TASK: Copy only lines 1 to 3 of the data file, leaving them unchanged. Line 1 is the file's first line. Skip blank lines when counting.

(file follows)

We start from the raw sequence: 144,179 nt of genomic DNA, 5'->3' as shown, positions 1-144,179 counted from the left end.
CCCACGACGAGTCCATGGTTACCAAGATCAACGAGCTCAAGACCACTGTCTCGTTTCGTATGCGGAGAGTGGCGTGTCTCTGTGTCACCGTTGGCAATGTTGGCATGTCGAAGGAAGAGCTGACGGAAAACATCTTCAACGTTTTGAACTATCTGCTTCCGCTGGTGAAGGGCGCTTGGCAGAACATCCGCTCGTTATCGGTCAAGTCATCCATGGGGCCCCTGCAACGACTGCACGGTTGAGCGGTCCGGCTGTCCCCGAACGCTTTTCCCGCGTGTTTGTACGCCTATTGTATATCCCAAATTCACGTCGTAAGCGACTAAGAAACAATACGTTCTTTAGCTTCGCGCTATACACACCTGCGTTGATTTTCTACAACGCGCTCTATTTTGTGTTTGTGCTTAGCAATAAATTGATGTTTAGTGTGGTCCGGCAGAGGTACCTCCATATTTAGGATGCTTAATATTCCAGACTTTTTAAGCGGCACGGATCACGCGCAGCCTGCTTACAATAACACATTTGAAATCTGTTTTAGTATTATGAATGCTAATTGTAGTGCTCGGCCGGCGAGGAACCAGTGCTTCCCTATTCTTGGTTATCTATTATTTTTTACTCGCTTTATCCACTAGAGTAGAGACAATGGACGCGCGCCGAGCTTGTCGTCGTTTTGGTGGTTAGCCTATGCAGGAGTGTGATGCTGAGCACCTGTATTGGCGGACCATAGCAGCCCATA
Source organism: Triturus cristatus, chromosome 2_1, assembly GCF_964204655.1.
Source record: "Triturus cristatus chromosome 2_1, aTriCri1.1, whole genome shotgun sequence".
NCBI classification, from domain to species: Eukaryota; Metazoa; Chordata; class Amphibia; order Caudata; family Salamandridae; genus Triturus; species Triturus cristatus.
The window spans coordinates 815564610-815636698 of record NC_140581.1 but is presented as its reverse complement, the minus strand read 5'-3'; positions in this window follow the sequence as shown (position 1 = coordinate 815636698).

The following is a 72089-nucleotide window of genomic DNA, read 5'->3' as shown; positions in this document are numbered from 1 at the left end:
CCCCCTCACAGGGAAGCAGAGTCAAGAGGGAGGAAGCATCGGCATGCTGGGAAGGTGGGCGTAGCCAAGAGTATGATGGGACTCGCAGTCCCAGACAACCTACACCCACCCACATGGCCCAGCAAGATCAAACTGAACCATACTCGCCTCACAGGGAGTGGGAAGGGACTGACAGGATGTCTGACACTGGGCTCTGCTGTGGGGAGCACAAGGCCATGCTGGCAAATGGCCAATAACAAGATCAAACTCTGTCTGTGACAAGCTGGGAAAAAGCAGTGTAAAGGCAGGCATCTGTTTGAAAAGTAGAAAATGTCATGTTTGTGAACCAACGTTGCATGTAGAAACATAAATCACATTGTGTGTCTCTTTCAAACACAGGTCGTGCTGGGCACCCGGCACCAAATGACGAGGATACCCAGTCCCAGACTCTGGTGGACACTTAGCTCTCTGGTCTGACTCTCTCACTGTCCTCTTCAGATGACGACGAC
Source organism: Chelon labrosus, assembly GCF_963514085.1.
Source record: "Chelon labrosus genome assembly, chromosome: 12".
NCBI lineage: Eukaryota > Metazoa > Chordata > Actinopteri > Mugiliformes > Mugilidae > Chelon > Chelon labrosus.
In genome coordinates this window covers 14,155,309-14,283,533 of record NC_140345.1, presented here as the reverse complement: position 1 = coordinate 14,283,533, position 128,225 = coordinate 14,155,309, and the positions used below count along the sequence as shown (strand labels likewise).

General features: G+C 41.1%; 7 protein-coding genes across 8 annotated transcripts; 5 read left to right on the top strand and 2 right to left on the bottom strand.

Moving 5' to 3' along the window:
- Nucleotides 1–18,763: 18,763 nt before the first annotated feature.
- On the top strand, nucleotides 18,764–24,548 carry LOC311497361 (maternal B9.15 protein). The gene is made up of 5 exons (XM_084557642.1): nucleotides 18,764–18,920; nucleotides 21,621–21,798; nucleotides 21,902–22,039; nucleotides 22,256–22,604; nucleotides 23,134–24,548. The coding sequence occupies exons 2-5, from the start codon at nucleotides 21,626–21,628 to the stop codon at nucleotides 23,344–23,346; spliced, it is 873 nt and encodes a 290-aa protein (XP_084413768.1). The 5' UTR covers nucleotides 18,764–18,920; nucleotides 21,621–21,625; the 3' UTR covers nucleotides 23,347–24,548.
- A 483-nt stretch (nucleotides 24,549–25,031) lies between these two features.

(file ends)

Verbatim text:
We start from the raw sequence: 144,179 nt of genomic DNA, 5'->3' as shown, positions 1-144,179 counted from the left end.
CCCACGACGAGTCCATGGTTACCAAGATCAACGAGCTCAAGACCACTGTCTCGTTTCGTATGCGGAGAGTGGCGTGTCTCTGTGTCACCGTTGGCAATGTTGGCATGTCGAAGGAAGAGCTGACGGAAAACATCTTCAACGTTTTGAACTATCTGCTTCCGCTGGTGAAGGGCGCTTGGCAGAACATCCGCTCGTTATCGGTCAAGTCATCCATGGGGCCCCTGCAACGACTGCACGGTTGAGCGGTCCGGCTGTCCCCGAACGCTTTTCCCGCGTGTTTGTACGCCTATTGTATATCCCAAATTCACGTCGTAAGCGACTAAGAAACAATACGTTCTTTAGCTTCGCGCTATACACACCTGCGTTGATTTTCTACAACGCGCTCTATTTTGTGTTTGTGCTTAGCAATAAATTGATGTTTAGTGTGGTCCGGCAGAGGTACCTCCATATTTAGGATGCTTAATATTCCAGACTTTTTAAGCGGCACGGATCACGCGCAGCCTGCTTACAATAACACATTTGAAATCTGTTTTAGTATTATGAATGCTAATTGTAGTGCTCGGCCGGCGAGGAACCAGTGCTTCCCTATTCTTGGTTATCTATTATTTTTTACTCGCTTTATCCACTAGAGTAGAGACAATGGACGCGCGCCGAGCTTGTCGTCGTTTTGGTGGTTAGCCTATGCAGGAGTGTGATGCTGAGCACCTGTATTGGCGGACCATAGCAGCCCATA
Source organism: Triturus cristatus, chromosome 2_1, assembly GCF_964204655.1.